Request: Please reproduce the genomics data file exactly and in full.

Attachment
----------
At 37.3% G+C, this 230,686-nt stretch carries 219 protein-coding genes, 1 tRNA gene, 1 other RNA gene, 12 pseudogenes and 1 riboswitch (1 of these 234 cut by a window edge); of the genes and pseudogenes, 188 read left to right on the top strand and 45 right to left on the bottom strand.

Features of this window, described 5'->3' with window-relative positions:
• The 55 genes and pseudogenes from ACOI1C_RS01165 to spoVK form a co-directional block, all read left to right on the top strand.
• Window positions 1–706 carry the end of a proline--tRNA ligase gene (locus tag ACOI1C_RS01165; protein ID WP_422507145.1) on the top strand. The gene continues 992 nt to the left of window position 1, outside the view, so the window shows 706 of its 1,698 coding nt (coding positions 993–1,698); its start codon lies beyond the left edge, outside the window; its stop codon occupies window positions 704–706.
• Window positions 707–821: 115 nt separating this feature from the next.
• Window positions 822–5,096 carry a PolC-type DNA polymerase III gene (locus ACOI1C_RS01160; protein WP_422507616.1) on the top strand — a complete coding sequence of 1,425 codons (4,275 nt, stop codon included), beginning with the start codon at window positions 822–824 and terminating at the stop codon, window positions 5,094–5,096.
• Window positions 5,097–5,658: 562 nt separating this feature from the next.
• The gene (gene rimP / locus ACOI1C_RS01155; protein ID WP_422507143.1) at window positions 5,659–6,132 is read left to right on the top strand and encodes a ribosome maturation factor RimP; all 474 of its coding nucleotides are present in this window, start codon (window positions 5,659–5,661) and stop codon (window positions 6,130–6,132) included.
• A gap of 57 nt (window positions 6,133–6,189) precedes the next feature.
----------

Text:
At 37.3% G+C, this 230,686-nt stretch carries 219 protein-coding genes, 1 tRNA gene, 1 other RNA gene, 12 pseudogenes and 1 riboswitch (1 of these 234 cut by a window edge); of the genes and pseudogenes, 188 read left to right on the top strand and 45 right to left on the bottom strand.

Features of this window, described 5'->3' with window-relative positions:
• The 55 genes and pseudogenes from ACOI1C_RS01165 to spoVK form a co-directional block, all read left to right on the top strand.
• Window positions 1–706 carry the end of a proline--tRNA ligase gene (locus tag ACOI1C_RS01165; protein ID WP_422507145.1) on the top strand. The gene continues 992 nt to the left of window position 1, outside the view, so the window shows 706 of its 1,698 coding nt (coding positions 993–1,698); its start codon lies beyond the left edge, outside the window; its stop codon occupies window positions 704–706.
• Window positions 707–821: 115 nt separating this feature from the next.
• Window positions 822–5,096 carry a PolC-type DNA polymerase III gene (locus ACOI1C_RS01160; protein WP_422507616.1) on the top strand — a complete coding sequence of 1,425 codons (4,275 nt, stop codon included), beginning with the start codon at window positions 822–824 and terminating at the stop codon, window positions 5,094–5,096.
• Window positions 5,097–5,658: 562 nt separating this feature from the next.
• The gene (gene rimP / locus ACOI1C_RS01155; protein ID WP_422507143.1) at window positions 5,659–6,132 is read left to right on the top strand and encodes a ribosome maturation factor RimP; all 474 of its coding nucleotides are present in this window, start codon (window positions 5,659–5,661) and stop codon (window positions 6,130–6,132) included.
• A gap of 57 nt (window positions 6,133–6,189) precedes the next feature.